What this guide will help you do: You will be able to access NFSv4 shares when logged onto a Linux client system with an Active Directory user account, your NFS traffic will no longer be clear-text and vulnerable to traffic snooping, both server and client will transparently verify each other’s identity and you will be able to map AD user and group permissions to your NFS shares.
All Linux machines involved must be joined to AD, see here for an example of a valid configuration.
They must have their hostnames in FQDN format
They must have valid A+PTR DNS records
Port 2049 on the server needs to be accessible
ALL of the below has to work:
getent group "Domain Users" id my.ad.account kinit my.ad.account@MY.DOMAIN nslookup my.domain chronyc sources (or another timesync client, should point towards your domain time sources)
NFSv4 server (RHEL/CENTOS 8.x) configuration:
First, we install the server binaries and enable require services:
yum install -y nfs-utils systemctl enable gssproxy.service systemctl enable nfs-server
Your /etc/idmapd.conf on the NFS server should have the following:
[General] Domain = my.domain Local-Realms = MY.DOMAIN [Translation] Method = nsswitch,static GSS-Methods = nsswitch,static
Let’s disable old protocol versions in /etc/nfs.conf:
[nfsd] vers2=n vers3=n
Now we disable unneeded pre-nfv4 services and start the server:
systemctl mask --now rpc-statd.service rpcbind.service rpcbind.socket systemctl start nfs-server
Let’s create a directory on the server to be shared:
mkdir /nfs-export chown aduser /nfs-export chgrp adgroup /nfs-export
Assuming you did not disable SELinux, we need to fix the security context:
yum install -y policycoreutils-python semanage fcontext -a -t nfs_t "/nfs-export(/.*)?" restorecon -Rv /nfs-export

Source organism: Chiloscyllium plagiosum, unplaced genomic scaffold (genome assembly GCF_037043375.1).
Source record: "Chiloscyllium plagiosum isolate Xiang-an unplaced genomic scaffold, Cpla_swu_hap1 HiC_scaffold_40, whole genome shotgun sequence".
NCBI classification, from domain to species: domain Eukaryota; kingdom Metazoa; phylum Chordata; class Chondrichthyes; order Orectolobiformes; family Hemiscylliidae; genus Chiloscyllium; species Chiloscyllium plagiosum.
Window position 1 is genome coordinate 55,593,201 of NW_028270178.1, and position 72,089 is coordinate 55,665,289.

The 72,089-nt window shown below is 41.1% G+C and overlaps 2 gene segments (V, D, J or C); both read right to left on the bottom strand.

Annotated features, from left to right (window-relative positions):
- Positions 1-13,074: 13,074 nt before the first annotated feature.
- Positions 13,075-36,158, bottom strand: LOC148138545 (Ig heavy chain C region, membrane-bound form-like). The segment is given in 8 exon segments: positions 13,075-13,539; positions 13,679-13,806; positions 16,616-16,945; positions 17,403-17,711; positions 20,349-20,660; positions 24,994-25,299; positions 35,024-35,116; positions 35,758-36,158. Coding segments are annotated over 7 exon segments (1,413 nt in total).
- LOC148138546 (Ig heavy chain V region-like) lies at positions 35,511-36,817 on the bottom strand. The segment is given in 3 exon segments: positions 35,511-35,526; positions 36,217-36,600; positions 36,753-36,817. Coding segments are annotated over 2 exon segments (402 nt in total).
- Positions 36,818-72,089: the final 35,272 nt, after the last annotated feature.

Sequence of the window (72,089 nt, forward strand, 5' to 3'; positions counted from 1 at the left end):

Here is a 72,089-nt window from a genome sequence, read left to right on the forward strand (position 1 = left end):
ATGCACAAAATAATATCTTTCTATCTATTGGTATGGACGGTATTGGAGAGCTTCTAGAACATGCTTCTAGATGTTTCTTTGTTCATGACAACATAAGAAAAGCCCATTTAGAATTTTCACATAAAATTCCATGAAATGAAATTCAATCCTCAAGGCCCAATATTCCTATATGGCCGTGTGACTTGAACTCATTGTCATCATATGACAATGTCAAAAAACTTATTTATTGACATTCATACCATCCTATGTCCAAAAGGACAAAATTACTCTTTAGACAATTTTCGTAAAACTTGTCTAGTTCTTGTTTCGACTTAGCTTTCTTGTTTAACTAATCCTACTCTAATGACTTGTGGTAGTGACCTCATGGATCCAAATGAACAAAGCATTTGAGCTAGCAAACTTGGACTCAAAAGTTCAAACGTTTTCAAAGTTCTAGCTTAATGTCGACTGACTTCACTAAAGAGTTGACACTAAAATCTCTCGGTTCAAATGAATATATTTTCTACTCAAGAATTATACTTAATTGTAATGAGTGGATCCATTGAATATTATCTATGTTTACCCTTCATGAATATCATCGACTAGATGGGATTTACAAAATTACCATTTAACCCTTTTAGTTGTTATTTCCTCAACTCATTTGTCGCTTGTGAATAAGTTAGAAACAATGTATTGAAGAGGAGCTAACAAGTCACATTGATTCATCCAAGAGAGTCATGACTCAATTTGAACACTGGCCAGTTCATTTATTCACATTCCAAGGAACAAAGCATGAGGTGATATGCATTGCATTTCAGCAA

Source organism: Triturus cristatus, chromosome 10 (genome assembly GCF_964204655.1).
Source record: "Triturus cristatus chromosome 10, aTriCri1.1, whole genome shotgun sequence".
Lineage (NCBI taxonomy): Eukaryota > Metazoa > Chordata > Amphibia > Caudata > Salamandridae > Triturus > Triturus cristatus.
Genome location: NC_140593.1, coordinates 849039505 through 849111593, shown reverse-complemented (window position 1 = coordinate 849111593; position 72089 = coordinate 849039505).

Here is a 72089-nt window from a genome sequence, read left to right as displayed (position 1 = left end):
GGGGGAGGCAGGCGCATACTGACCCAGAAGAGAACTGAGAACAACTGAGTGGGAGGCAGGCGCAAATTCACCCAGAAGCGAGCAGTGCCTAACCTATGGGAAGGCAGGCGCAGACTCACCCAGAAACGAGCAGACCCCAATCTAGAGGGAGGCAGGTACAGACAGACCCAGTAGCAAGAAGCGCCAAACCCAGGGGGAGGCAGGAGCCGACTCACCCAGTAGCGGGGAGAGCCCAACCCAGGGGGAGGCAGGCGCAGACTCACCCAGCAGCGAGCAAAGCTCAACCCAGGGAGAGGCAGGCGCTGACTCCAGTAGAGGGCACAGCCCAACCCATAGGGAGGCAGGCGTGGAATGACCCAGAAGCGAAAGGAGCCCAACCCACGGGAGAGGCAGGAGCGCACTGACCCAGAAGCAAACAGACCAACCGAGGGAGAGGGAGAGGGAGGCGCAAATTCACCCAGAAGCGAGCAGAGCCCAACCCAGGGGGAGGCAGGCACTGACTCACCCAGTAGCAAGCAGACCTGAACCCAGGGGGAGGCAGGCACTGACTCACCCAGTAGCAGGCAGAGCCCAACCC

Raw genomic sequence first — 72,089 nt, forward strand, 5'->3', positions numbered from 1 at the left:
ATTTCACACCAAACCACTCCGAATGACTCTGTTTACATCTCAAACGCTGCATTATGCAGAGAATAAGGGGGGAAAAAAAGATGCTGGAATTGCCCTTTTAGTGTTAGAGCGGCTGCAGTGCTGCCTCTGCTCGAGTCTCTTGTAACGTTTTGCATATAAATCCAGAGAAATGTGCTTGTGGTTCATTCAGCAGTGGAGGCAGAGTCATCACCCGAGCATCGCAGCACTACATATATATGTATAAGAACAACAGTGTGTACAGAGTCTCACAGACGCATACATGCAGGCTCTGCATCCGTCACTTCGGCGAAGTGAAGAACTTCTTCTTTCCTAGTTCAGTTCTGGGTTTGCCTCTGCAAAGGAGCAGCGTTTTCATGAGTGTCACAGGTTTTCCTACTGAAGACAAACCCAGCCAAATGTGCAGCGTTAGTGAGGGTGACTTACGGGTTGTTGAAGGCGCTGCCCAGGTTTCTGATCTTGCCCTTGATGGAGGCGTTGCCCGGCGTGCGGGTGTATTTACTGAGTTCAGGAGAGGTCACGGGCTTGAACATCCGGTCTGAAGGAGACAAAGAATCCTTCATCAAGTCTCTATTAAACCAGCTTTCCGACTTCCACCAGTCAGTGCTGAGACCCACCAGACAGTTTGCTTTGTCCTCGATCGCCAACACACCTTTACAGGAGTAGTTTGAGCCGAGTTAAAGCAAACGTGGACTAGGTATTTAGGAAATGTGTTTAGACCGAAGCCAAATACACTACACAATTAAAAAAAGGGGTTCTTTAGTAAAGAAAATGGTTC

Now we create our share via /etc/exports file on the server and allow clients from 192.168.1.0/24 access:
And export the newly created share with:
You can check for any current exports on the server with:
cat /var/lib/nfs/etab exportfs -v
We obtain a ticket for our AD admin account and create an NFS SPN for our server AD computer account:
kinit my.ad.account@MY.DOMAIN adcli update --service-name=nfs
You can check that a new keytab entry was created for the SPN in /etc/krb5.keytab on the server with:
Having multiple new entries show up is normal to support a multitude of cipher suites. If you open the server’s computer account details in AD and look up servicePrincipalName in Attribute Editor, you should now see entries that look like nfs/hostname and nfs/fqdn.
NFSv4 client configuration:
This is the easy part. Assuming your client was joined to AD in the same fashion as the server via the method previously linked, mounting the share is simply a matter of having the tools installed and the correct service enabled on the client. No actual NFS configuration is required.
Redhat/CentOS 8.x (seemingly autoenabled the required nfs-client.target service):
yum install -y nfs-utils mount -vvv -t nfs4 -o vers=4.2,sec=krb5p,rw nfs.server.fqdn:/nfs-export /mnt/whatever
Ubuntu 20.04 LTS:
apt install nfs-common systemctl enable nfs-client.target systemctl start nfs-client.target mount -vvv -t nfs4 -o vers=4.2,sec=krb5p,rw nfs.server.fqdn:/nfs-export /mnt/whatever
Login via SSH to the Linux NFSv4 client using an AD user account that you granted access while creating the export directory on the server and MAGIC HAPPENED. The AD user logged on to the client has access to the files shared from the server to the client.
If you need to have local root user on multiple kerberized NFS clients to be able to access and manipulate files and directories created by each other, look here.